Studio: TVA Films
Starring: Thomas Jane, Ron Perlman, Devon Aoki, Sean Pertwee, Benno Furmann, and John Malkovich
Directed By: Simon Hunter
Running Time: 111 minutes
Ratings: Canada – 18A, US – R, UK – 18
In the distant future, war rages between Earth’s four giant corporations as they battle over the planet’s dwindling resources. In an era marked by warfare and social regression, the Earth is on the verge of ruin, destruction is everywhere; battles explode on every ravaged continent. Amidst heavy combat, an errant shell shatters an ancient buried seal releasing a horrific mutant army from its eternal prison deep within the Earth. As the mutant scourge threatens human extinction, a single squad of soldiers descends into the Earth to fulfill the ages-old prophesy of the “Mutant Chronicles” and save mankind.
Mutant Chronicles begins by offering a heavy dose of potential as the voiceover introduction in conjunction with the corporate war action set the foundation for an incredible thematically layered piece of entertainment. Sadly, it does not live up to its self-founded potential once a planetary evacuation is ordered. Strangely, this may have deterred from an exceptional film viewing experience, but it certainly did not ruin the experience.
The film itself makes obvious its roots in low budget filmmaking. It quickly becomes evident that ninety-five percent of the screen image is digitally constructed around soundstage footage. Although obvious, it is quite well blended. It gives the entire production a slight video game oriented atmosphere. In much the same vain, the visual effects of weapon fire, explosions, and heavy machinery all have an interesting pictoric quality about them that remind me of the beautiful artistic efforts found in Sky Captain And The World Of Tomorrow.
The list of performances and scripted moments that leave much to be desired seems to never end with this production. As mentioned above, the film shows plenty of promise early on. With several key narrations which are well written and have relevant subject matter, the film starts off with a bang. It sets us up for a charged exploration of the corporate aggression surrounding the acclamation of the almighty dollar at any cost. And the narration of said verses is spot on. Also, the short lived involvement of John Malkovich as an ailing and aging corporate tycoon offers plenty of performance intrigue for the audience to wallow in. His character clearly shows an element of fatigue with the state of his company and its involvement with current planetary affairs. Sadly, his appearance is far too short lived. Once he bows out of the plot, the thread unravels. From that point onward dialogue often resorts to profanity and/or quick one-line statements to complete the requirement of having characters speak in modern film projects. And the actors leave that dialogue exactly where it was written… On the page. Likewise, the story treads water and leads the viewer down the exact path that they expect. It’s like driving through the prairies. The horizon can be seen far in the distance, the highway is straight as an arrow, and the scenery is as eventful as you would expect it to be. Yet, taking your eyes off of the road is not an option.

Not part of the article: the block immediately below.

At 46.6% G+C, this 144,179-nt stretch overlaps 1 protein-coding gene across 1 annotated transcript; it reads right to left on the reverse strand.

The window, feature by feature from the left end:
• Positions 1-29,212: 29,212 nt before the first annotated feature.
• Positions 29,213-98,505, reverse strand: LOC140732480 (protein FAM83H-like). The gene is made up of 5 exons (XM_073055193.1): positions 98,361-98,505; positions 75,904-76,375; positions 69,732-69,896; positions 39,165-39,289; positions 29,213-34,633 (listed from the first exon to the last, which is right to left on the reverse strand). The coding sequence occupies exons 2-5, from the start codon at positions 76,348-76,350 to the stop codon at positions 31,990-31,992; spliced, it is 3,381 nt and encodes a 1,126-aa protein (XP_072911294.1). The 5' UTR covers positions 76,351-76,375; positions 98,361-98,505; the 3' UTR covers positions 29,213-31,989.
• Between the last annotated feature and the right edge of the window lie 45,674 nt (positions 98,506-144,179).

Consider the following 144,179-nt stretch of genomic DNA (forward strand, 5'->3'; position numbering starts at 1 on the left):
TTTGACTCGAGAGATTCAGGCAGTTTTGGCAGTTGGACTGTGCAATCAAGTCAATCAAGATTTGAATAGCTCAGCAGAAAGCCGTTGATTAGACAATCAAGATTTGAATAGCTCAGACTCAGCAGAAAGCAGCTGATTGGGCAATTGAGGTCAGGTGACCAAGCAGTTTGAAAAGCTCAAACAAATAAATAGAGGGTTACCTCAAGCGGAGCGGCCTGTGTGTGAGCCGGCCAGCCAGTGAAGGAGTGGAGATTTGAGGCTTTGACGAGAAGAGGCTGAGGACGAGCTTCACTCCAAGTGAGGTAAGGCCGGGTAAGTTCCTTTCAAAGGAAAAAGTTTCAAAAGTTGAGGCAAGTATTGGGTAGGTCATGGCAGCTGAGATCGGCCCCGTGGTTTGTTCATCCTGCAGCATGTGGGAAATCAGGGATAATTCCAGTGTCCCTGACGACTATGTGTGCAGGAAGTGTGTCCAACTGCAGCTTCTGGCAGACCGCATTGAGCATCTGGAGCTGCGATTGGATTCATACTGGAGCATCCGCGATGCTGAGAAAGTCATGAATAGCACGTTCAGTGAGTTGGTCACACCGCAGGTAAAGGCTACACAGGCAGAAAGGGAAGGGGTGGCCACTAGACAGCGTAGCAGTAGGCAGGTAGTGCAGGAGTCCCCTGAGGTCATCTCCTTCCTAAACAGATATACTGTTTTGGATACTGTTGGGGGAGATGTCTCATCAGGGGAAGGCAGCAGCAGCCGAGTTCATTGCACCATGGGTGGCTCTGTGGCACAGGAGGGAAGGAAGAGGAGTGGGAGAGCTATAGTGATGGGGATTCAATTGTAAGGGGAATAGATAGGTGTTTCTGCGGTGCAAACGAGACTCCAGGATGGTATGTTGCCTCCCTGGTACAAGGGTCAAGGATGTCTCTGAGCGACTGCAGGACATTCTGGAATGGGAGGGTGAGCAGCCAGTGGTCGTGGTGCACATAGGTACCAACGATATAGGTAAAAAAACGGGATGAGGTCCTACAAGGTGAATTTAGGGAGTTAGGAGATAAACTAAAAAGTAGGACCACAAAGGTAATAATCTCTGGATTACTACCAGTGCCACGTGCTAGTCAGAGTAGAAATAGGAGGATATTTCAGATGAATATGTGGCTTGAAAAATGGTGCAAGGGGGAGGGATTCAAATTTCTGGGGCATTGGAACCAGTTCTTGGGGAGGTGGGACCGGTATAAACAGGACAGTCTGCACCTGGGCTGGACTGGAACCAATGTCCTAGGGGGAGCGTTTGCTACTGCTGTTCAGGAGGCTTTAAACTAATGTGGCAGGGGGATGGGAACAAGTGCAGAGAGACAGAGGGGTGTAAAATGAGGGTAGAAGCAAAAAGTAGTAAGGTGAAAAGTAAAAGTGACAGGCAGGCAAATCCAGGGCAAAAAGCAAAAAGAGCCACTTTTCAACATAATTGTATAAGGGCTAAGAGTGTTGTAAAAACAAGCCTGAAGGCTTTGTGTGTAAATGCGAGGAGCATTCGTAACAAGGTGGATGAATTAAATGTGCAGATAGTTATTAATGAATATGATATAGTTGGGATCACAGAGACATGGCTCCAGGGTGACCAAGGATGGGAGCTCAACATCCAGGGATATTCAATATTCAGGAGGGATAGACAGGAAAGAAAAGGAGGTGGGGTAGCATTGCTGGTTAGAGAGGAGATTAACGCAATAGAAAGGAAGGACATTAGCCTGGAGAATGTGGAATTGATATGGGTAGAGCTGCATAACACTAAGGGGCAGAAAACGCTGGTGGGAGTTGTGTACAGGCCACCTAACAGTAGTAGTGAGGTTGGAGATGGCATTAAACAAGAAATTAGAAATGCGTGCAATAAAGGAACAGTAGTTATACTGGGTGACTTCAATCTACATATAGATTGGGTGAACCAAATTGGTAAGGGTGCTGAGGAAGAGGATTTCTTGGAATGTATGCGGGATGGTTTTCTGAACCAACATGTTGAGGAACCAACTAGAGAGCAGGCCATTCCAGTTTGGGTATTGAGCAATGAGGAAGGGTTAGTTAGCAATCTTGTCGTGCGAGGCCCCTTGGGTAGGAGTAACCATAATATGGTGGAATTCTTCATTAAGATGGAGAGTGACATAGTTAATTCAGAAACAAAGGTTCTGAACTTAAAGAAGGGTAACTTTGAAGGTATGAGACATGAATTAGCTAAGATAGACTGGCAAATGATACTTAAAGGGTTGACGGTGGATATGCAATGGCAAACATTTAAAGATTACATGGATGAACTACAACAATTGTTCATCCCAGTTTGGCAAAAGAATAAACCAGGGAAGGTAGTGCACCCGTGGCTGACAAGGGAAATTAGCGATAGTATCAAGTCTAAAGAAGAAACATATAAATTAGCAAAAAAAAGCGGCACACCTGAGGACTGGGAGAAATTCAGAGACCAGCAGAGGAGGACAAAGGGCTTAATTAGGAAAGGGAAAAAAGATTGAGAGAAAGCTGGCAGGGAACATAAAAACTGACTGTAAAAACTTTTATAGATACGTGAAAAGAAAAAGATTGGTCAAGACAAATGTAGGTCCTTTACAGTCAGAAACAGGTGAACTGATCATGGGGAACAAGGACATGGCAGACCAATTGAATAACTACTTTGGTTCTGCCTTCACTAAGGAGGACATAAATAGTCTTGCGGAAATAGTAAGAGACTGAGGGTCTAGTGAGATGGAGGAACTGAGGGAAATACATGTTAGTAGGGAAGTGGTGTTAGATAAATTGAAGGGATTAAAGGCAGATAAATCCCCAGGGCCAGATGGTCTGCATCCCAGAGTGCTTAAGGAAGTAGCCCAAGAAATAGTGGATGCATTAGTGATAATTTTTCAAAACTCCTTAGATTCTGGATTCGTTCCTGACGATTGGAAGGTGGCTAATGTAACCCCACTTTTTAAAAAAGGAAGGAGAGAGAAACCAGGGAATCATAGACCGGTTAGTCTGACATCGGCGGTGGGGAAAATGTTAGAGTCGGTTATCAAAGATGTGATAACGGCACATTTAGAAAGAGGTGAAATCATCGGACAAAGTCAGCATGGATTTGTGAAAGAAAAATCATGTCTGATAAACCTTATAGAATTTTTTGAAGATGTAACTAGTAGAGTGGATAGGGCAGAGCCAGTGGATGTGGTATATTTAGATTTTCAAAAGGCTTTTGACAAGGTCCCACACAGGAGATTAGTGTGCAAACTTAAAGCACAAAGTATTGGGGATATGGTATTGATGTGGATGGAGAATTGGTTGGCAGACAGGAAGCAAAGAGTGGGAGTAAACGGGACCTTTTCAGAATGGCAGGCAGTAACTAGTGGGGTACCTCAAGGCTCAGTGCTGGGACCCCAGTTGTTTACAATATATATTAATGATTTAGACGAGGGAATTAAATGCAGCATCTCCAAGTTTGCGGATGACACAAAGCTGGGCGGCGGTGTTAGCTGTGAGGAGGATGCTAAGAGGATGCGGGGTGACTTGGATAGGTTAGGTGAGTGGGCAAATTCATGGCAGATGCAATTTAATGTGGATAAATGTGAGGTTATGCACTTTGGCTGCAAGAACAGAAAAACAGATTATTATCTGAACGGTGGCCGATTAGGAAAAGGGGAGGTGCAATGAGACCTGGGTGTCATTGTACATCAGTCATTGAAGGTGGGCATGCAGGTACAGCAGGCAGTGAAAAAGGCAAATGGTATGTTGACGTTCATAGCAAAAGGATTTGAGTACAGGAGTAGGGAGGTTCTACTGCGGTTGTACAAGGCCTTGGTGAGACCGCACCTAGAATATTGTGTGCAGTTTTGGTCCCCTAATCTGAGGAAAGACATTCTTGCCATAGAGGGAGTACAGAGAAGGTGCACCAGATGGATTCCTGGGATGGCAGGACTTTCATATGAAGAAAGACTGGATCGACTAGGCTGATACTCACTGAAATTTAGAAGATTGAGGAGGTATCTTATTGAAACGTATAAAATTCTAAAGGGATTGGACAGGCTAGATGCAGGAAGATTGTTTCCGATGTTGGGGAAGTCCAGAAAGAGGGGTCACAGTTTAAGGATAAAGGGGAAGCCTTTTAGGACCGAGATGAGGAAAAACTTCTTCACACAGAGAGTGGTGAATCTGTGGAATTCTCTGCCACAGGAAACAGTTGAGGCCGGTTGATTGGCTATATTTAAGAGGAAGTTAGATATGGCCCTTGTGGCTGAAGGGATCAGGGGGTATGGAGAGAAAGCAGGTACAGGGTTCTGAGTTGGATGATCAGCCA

The production value of this film really gets a boost from the work of director Simon Hunter. His use of the camera in setting up angles and action sequences with visual effects in mind is quite remarkable. There are a large quantity of plot advancing moments that result from exceptional visual coordination. Simon Hunter obviously knew how to capture what was needed to finalize his vision in every frame. In conjunction with the visual effects and direction, production design becomes the drop-in of the entire presentation. With an “on the verge of post-apocalyptic” setting, the production design offers plenty to keep the eyes regaling. Perhaps it’s a perfect marriage of low budget quality production design and strong direction with shallow dialogue and stock performances that keep the film from becoming a disastrous victim of the B-movie phenomenon.
Mutant Chronicles won’t become anybody’s “go to” Sci-Fantasy film, but it will certainly be a title that unexpectedly creeps into the mind of any genre fan when looking for a popcorn film night.
Crave Factor – 6